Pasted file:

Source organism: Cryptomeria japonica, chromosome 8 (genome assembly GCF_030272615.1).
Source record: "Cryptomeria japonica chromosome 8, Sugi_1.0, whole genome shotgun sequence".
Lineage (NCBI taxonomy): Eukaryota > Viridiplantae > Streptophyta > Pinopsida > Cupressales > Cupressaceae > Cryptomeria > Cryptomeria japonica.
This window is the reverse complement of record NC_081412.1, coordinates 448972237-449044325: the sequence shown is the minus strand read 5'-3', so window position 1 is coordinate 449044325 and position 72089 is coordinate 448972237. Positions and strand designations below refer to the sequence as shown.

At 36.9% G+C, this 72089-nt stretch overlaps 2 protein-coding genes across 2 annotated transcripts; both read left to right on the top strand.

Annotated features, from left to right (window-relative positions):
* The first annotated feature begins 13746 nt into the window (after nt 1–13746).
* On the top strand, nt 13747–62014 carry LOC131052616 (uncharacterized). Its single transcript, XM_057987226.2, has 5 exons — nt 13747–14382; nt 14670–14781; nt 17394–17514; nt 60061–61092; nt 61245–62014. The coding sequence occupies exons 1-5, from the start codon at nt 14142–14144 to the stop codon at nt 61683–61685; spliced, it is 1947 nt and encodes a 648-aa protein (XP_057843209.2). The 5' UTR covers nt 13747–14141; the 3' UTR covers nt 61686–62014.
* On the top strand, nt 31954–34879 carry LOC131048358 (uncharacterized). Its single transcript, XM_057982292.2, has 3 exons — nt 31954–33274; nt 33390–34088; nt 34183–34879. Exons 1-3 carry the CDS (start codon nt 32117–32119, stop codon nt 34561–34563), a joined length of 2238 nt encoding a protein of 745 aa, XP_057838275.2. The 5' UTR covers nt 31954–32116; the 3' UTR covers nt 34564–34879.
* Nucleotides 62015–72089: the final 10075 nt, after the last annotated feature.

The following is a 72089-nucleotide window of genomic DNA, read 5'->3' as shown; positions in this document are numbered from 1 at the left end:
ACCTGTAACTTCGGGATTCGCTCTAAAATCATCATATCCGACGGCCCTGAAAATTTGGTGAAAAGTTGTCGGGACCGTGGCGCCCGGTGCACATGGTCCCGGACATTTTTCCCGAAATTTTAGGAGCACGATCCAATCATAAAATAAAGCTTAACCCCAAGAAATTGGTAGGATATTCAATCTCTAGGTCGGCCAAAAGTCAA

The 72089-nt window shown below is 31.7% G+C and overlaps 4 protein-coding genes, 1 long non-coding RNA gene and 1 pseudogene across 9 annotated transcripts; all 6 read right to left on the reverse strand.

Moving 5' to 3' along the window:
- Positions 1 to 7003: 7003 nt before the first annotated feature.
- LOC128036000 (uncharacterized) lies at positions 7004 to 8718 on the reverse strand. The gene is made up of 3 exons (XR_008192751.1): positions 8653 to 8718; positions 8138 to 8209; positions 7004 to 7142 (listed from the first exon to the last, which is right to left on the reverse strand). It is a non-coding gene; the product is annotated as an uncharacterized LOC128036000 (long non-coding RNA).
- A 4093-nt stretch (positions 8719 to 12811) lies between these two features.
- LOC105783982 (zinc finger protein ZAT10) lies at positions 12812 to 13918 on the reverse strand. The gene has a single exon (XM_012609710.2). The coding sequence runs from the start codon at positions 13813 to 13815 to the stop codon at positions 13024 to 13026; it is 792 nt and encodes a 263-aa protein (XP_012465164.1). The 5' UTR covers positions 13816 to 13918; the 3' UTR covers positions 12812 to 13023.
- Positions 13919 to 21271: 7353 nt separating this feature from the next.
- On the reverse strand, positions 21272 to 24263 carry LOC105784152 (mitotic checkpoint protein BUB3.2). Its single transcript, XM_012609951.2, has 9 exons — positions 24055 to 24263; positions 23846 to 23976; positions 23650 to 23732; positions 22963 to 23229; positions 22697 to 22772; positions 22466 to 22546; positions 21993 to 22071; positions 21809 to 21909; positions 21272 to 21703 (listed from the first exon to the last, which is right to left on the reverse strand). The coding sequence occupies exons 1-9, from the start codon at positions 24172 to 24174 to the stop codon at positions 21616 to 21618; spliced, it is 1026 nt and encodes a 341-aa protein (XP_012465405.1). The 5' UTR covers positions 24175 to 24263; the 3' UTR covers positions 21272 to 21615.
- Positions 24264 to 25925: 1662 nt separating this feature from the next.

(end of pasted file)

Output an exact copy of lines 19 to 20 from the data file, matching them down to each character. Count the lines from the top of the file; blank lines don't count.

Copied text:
- Positions 13919 to 21271: 7353 nt separating this feature from the next.
- On the reverse strand, positions 21272 to 24263 carry LOC105784152 (mitotic checkpoint protein BUB3.2). Its single transcript, XM_012609951.2, has 9 exons — positions 24055 to 24263; positions 23846 to 23976; positions 23650 to 23732; positions 22963 to 23229; positions 22697 to 22772; positions 22466 to 22546; positions 21993 to 22071; positions 21809 to 21909; positions 21272 to 21703 (listed from the first exon to the last, which is right to left on the reverse strand). The coding sequence occupies exons 1-9, from the start codon at positions 24172 to 24174 to the stop codon at positions 21616 to 21618; spliced, it is 1026 nt and encodes a 341-aa protein (XP_012465405.1). The 5' UTR covers positions 24175 to 24263; the 3' UTR covers positions 21272 to 21615.